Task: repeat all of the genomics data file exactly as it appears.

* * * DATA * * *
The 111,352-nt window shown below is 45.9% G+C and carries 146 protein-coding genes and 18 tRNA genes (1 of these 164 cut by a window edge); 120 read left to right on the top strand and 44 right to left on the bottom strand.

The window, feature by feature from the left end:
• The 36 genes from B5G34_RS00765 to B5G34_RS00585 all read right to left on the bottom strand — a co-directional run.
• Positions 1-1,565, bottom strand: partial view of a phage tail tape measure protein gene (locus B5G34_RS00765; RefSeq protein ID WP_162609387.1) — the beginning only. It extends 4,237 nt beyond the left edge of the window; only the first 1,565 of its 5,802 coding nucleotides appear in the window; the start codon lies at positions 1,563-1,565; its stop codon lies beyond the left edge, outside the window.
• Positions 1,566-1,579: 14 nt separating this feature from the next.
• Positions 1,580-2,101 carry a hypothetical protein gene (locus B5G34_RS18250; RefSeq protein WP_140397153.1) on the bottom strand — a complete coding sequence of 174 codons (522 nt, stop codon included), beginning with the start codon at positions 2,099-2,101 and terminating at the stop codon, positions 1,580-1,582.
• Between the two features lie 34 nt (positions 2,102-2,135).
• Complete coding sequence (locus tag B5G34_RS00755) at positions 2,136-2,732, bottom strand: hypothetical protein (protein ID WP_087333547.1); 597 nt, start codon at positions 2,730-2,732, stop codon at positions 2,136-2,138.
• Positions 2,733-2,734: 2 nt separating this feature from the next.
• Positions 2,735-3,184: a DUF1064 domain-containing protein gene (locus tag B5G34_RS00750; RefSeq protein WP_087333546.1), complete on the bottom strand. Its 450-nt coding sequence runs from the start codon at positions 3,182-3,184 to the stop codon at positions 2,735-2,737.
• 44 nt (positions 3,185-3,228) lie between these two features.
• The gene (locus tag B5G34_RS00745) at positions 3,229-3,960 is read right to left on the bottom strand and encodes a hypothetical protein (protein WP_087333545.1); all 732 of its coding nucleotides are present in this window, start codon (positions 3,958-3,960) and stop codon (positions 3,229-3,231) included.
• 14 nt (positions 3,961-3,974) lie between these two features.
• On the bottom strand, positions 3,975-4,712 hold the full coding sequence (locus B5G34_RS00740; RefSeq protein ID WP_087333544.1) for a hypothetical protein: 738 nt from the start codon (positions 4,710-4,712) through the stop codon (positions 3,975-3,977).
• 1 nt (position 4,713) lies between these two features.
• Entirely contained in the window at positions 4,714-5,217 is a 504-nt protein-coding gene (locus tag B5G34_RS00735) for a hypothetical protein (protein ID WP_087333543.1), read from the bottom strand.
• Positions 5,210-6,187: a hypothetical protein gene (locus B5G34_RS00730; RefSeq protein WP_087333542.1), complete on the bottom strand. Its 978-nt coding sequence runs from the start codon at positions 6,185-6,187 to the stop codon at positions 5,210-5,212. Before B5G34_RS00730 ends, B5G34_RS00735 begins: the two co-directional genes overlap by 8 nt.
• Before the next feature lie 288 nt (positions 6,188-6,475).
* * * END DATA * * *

The 111,352-nt window shown below is 45.9% G+C and carries 146 protein-coding genes and 18 tRNA genes (1 of these 164 cut by a window edge); 120 read left to right on the top strand and 44 right to left on the bottom strand.

The window, feature by feature from the left end:
• The 36 genes from B5G34_RS00765 to B5G34_RS00585 all read right to left on the bottom strand — a co-directional run.
• Positions 1-1,565, bottom strand: partial view of a phage tail tape measure protein gene (locus B5G34_RS00765; RefSeq protein ID WP_162609387.1) — the beginning only. It extends 4,237 nt beyond the left edge of the window; only the first 1,565 of its 5,802 coding nucleotides appear in the window; the start codon lies at positions 1,563-1,565; its stop codon lies beyond the left edge, outside the window.
• Positions 1,566-1,579: 14 nt separating this feature from the next.
• Positions 1,580-2,101 carry a hypothetical protein gene (locus B5G34_RS18250; RefSeq protein WP_140397153.1) on the bottom strand — a complete coding sequence of 174 codons (522 nt, stop codon included), beginning with the start codon at positions 2,099-2,101 and terminating at the stop codon, positions 1,580-1,582.
• Between the two features lie 34 nt (positions 2,102-2,135).
• Complete coding sequence (locus tag B5G34_RS00755) at positions 2,136-2,732, bottom strand: hypothetical protein (protein ID WP_087333547.1); 597 nt, start codon at positions 2,730-2,732, stop codon at positions 2,136-2,138.
• Positions 2,733-2,734: 2 nt separating this feature from the next.
• Positions 2,735-3,184: a DUF1064 domain-containing protein gene (locus tag B5G34_RS00750; RefSeq protein WP_087333546.1), complete on the bottom strand. Its 450-nt coding sequence runs from the start codon at positions 3,182-3,184 to the stop codon at positions 2,735-2,737.
• 44 nt (positions 3,185-3,228) lie between these two features.
• The gene (locus tag B5G34_RS00745) at positions 3,229-3,960 is read right to left on the bottom strand and encodes a hypothetical protein (protein WP_087333545.1); all 732 of its coding nucleotides are present in this window, start codon (positions 3,958-3,960) and stop codon (positions 3,229-3,231) included.
• 14 nt (positions 3,961-3,974) lie between these two features.
• On the bottom strand, positions 3,975-4,712 hold the full coding sequence (locus B5G34_RS00740; RefSeq protein ID WP_087333544.1) for a hypothetical protein: 738 nt from the start codon (positions 4,710-4,712) through the stop codon (positions 3,975-3,977).
• 1 nt (position 4,713) lies between these two features.
• Entirely contained in the window at positions 4,714-5,217 is a 504-nt protein-coding gene (locus tag B5G34_RS00735) for a hypothetical protein (protein ID WP_087333543.1), read from the bottom strand.
• Positions 5,210-6,187: a hypothetical protein gene (locus B5G34_RS00730; RefSeq protein WP_087333542.1), complete on the bottom strand. Its 978-nt coding sequence runs from the start codon at positions 6,185-6,187 to the stop codon at positions 5,210-5,212. Before B5G34_RS00730 ends, B5G34_RS00735 begins: the two co-directional genes overlap by 8 nt.
• Before the next feature lie 288 nt (positions 6,188-6,475).